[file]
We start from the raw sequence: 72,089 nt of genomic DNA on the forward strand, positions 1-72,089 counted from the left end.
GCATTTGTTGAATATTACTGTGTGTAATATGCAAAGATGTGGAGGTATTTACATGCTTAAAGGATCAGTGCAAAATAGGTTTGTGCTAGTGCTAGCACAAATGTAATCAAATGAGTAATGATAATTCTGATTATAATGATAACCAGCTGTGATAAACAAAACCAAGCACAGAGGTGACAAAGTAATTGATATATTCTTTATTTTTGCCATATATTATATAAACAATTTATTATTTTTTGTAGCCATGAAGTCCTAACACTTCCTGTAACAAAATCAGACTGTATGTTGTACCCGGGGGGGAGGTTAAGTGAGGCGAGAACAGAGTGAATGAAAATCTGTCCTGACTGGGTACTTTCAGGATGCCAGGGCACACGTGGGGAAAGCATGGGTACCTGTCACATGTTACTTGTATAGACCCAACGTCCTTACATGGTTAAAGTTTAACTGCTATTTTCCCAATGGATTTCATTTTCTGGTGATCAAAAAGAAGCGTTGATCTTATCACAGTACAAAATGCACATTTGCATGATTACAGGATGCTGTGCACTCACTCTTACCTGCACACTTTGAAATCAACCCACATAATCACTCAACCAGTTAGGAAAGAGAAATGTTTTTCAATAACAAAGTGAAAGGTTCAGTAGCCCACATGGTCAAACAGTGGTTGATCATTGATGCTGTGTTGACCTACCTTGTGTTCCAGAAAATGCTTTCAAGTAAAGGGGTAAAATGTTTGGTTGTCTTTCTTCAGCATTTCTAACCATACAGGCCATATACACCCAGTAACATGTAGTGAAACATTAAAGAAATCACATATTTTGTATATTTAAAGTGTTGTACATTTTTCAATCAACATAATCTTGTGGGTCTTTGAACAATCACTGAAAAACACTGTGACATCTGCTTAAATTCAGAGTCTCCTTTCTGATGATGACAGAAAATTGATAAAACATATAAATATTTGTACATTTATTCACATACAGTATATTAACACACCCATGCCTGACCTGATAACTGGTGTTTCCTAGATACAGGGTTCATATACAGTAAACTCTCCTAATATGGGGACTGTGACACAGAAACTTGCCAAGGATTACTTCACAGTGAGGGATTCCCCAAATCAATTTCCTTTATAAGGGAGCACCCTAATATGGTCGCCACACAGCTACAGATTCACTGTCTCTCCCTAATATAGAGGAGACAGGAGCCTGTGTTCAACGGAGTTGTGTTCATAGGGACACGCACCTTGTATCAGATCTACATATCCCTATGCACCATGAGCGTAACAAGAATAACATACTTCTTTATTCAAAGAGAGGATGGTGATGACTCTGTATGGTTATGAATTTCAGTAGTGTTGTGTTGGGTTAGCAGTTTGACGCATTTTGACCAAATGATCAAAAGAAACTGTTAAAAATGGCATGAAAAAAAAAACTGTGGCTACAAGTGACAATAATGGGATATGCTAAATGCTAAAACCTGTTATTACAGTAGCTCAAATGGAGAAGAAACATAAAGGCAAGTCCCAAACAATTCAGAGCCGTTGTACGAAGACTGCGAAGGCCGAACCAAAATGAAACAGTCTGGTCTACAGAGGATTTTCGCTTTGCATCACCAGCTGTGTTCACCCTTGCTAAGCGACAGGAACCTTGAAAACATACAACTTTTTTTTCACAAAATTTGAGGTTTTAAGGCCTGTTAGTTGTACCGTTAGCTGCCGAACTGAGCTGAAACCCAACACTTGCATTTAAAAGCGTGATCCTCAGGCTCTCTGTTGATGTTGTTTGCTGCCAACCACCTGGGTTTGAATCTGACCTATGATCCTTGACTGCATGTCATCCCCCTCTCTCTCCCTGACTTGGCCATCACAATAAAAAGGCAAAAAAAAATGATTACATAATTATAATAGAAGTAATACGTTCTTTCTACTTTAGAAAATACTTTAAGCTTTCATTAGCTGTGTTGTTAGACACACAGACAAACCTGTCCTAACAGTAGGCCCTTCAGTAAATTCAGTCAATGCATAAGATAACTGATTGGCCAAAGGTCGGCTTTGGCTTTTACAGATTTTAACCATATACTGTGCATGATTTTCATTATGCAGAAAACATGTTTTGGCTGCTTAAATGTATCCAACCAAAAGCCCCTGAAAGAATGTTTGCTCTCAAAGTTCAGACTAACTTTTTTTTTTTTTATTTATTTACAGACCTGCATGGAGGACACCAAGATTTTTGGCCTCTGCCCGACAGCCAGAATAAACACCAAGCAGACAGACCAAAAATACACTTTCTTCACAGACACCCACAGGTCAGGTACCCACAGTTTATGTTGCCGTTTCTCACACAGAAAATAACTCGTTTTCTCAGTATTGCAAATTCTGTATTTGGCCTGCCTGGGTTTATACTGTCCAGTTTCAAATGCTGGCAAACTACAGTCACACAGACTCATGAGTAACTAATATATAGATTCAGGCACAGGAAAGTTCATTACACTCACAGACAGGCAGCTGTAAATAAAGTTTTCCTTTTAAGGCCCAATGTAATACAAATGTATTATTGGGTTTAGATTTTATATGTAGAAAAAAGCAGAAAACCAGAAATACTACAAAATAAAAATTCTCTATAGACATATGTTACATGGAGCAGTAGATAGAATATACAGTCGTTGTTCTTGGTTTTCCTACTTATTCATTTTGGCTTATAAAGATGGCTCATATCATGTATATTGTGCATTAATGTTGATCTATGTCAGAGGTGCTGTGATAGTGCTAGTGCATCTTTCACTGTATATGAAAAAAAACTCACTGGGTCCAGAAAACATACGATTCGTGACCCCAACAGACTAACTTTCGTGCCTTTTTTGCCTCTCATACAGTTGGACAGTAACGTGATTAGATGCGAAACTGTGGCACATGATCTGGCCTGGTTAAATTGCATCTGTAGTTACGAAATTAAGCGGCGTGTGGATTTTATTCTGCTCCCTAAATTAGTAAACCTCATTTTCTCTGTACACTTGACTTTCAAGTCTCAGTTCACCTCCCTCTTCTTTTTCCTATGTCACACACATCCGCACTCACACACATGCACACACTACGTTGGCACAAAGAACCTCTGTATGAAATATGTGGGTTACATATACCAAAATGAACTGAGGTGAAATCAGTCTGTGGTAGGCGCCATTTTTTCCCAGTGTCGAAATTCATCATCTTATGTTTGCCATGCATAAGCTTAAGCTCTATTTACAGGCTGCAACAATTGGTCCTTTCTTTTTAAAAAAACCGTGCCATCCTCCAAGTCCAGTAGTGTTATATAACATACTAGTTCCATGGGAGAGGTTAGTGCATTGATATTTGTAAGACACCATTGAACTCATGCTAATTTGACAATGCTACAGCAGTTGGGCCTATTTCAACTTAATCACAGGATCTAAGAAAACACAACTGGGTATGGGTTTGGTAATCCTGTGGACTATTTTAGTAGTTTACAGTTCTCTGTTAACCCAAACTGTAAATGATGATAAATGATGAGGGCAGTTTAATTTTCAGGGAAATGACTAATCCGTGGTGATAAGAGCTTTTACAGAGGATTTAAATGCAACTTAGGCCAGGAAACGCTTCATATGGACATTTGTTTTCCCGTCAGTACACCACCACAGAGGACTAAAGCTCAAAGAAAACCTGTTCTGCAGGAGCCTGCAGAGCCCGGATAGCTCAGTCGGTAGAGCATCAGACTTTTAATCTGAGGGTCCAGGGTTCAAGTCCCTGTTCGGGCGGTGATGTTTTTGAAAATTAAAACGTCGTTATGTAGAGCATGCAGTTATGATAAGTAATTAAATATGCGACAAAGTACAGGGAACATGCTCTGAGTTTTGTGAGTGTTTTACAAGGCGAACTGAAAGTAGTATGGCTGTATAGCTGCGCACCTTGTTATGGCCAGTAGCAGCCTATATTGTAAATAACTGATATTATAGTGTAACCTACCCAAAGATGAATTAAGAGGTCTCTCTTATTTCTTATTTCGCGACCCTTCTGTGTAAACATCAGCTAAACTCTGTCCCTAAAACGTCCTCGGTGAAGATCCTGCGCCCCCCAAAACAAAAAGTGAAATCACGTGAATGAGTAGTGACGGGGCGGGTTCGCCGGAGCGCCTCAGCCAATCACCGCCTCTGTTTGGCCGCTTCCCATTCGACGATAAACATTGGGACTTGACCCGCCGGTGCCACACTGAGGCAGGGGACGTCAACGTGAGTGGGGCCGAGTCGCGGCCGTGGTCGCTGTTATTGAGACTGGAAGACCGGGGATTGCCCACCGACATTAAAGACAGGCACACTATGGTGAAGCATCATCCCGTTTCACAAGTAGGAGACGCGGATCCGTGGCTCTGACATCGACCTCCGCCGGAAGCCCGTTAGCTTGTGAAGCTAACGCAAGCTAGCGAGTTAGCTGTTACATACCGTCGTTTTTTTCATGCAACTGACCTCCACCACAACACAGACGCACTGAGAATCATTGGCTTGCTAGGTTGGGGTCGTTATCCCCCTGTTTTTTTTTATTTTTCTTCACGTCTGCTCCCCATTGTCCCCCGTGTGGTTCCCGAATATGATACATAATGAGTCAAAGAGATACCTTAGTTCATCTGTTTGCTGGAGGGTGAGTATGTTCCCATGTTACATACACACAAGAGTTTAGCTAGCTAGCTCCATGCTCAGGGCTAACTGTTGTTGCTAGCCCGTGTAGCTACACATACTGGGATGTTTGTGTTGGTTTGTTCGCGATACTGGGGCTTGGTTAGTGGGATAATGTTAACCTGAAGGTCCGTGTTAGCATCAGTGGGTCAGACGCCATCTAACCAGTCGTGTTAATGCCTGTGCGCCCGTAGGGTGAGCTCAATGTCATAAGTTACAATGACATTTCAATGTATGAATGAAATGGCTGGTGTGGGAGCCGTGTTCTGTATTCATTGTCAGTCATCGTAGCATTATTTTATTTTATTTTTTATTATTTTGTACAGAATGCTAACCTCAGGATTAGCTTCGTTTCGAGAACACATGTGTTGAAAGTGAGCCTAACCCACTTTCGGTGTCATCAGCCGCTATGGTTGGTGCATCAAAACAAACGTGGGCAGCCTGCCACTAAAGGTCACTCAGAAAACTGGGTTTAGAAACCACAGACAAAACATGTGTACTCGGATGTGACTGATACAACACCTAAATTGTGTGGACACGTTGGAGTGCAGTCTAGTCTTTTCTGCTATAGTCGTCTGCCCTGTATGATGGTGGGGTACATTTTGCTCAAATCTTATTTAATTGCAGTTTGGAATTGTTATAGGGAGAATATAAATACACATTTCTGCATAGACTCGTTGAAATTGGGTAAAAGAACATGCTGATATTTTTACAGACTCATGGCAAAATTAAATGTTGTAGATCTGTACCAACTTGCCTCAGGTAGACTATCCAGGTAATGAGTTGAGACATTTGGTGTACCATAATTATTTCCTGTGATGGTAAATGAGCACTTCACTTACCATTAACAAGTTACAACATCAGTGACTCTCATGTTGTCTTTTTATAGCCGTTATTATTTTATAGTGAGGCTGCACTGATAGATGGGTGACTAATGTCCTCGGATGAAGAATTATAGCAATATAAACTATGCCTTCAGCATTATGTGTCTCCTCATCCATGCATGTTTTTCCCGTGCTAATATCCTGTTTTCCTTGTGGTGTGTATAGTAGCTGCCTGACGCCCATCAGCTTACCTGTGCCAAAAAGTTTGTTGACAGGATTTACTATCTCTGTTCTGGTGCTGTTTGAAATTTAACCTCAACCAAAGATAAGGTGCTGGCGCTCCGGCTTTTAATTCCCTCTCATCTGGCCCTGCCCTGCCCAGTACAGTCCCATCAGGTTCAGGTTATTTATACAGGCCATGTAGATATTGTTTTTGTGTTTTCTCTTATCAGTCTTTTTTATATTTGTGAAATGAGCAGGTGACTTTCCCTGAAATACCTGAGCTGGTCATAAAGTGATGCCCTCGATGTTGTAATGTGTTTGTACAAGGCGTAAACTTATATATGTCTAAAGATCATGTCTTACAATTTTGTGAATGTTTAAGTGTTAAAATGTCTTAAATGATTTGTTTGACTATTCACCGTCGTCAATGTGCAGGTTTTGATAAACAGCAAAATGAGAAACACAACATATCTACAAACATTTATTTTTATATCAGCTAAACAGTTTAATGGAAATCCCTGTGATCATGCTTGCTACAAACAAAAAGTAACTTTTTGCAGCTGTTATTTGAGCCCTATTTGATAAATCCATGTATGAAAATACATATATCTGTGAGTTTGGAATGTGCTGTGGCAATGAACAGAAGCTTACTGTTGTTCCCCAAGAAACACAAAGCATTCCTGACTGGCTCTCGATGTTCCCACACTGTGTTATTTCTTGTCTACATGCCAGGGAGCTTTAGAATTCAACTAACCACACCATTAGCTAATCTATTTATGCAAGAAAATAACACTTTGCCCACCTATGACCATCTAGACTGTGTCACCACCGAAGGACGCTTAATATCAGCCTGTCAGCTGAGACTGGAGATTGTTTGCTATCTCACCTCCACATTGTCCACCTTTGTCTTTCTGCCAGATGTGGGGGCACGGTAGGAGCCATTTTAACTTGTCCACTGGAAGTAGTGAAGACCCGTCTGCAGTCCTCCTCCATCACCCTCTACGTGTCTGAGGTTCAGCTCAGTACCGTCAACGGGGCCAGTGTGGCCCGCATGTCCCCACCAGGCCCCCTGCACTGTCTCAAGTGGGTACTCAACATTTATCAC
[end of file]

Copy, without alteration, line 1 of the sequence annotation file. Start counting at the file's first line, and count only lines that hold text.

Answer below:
We start from the raw sequence: 72,089 nt of genomic DNA on the forward strand, positions 1-72,089 counted from the left end.